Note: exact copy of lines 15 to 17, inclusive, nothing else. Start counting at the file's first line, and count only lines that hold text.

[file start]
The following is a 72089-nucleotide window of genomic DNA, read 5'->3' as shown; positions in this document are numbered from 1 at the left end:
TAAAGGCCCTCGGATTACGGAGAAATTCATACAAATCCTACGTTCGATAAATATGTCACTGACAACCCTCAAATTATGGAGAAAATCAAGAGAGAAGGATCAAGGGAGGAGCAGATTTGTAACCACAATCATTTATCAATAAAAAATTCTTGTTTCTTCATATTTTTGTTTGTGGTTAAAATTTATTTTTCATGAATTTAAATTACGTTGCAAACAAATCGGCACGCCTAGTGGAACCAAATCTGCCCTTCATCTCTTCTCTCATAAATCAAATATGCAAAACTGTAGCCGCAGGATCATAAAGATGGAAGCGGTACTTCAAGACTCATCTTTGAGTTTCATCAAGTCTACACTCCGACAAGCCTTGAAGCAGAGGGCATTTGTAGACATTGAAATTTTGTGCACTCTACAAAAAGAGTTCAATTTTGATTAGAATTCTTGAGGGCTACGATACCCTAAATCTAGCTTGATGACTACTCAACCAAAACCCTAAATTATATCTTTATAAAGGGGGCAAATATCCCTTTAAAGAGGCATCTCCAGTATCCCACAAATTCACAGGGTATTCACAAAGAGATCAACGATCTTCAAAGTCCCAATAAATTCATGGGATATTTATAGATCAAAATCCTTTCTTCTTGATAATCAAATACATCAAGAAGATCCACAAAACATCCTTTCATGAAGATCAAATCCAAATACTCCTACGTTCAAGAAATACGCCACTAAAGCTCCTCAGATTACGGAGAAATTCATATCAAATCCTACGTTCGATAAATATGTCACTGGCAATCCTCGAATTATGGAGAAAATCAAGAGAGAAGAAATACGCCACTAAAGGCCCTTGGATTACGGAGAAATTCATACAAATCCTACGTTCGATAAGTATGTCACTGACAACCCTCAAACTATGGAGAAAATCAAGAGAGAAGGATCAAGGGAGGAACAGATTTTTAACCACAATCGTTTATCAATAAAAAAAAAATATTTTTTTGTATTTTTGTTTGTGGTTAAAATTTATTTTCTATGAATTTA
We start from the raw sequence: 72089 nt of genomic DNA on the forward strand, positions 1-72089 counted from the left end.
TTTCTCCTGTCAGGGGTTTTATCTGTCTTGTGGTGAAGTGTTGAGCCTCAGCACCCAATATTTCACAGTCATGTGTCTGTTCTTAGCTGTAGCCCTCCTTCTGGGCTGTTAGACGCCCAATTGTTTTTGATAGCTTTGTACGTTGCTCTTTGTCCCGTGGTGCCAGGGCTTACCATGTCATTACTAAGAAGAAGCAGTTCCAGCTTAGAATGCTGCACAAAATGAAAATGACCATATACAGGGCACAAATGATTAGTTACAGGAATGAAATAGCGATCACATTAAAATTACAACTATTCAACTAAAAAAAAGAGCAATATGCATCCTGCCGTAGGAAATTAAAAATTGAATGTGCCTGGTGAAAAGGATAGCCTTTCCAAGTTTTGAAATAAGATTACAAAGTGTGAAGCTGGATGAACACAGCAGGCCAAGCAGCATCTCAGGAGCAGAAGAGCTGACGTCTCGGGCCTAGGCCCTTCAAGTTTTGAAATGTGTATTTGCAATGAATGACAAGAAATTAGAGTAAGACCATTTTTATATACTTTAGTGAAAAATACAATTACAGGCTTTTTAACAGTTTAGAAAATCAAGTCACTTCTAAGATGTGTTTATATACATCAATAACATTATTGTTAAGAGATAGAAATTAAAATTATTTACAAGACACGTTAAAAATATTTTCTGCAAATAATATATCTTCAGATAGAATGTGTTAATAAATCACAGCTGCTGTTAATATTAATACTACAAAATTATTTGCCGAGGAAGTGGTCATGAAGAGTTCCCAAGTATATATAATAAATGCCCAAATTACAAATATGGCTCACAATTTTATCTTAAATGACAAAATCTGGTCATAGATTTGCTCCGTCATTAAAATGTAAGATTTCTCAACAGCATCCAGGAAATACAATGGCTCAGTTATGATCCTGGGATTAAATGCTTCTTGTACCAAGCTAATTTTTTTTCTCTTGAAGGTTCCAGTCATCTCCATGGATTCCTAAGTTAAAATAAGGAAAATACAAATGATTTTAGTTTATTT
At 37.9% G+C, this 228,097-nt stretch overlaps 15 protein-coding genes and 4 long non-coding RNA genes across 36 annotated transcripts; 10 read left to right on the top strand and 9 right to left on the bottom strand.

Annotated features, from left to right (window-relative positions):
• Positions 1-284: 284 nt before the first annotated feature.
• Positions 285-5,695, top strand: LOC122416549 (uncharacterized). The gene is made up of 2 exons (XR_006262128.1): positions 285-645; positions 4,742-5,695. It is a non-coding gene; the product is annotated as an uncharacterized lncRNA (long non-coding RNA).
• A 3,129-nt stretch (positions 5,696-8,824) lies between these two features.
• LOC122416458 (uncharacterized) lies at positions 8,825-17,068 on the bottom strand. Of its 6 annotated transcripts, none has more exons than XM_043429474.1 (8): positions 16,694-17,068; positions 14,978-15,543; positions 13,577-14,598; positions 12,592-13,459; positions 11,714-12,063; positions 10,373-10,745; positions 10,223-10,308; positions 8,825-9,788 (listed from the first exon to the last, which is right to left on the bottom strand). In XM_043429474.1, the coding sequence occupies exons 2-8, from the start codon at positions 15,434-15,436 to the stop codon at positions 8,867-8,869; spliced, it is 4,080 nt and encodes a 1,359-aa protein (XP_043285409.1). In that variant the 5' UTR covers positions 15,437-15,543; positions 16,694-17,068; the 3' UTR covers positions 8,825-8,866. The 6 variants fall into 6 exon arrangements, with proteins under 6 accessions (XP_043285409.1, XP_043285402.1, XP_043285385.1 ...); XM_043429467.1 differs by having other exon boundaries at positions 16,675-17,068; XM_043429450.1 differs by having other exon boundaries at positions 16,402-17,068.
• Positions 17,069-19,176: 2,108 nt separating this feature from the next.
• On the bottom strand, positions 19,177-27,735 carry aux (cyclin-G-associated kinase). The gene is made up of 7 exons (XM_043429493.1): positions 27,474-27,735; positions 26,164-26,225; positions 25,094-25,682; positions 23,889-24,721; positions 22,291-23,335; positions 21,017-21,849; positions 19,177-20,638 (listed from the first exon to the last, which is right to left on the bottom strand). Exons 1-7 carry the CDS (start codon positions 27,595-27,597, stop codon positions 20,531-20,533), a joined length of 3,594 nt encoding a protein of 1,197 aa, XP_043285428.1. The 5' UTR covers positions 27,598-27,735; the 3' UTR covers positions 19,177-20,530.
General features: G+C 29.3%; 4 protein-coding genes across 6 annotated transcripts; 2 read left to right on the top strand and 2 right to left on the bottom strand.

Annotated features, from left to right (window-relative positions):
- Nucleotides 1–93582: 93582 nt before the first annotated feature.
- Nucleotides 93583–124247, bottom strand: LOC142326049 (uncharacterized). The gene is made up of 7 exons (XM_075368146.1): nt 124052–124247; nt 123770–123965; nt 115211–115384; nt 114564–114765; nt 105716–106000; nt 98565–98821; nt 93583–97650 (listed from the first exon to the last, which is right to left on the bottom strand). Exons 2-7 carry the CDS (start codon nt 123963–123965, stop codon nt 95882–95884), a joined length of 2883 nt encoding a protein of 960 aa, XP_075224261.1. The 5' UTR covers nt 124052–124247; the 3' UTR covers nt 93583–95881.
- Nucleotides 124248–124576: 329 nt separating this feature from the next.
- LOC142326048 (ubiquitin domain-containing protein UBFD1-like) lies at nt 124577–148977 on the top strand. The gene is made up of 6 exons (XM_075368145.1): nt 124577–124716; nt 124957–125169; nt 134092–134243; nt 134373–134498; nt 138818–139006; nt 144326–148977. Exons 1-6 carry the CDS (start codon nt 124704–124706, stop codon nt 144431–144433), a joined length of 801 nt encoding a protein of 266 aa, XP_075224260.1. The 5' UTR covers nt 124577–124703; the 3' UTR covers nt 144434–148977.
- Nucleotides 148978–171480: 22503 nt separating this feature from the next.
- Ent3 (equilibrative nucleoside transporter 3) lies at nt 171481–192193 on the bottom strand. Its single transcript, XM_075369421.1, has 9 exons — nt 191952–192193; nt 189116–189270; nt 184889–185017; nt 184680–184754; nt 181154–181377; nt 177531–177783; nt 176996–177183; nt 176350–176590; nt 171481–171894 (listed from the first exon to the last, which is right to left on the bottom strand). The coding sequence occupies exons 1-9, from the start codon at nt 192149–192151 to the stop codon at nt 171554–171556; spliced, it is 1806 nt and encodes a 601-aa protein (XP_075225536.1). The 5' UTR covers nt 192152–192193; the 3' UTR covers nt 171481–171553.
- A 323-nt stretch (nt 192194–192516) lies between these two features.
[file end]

- Nucleotides 1–93582: 93582 nt before the first annotated feature.
- Nucleotides 93583–124247, bottom strand: LOC142326049 (uncharacterized). The gene is made up of 7 exons (XM_075368146.1): nt 124052–124247; nt 123770–123965; nt 115211–115384; nt 114564–114765; nt 105716–106000; nt 98565–98821; nt 93583–97650 (listed from the first exon to the last, which is right to left on the bottom strand). Exons 2-7 carry the CDS (start codon nt 123963–123965, stop codon nt 95882–95884), a joined length of 2883 nt encoding a protein of 960 aa, XP_075224261.1. The 5' UTR covers nt 124052–124247; the 3' UTR covers nt 93583–95881.
- Nucleotides 124248–124576: 329 nt separating this feature from the next.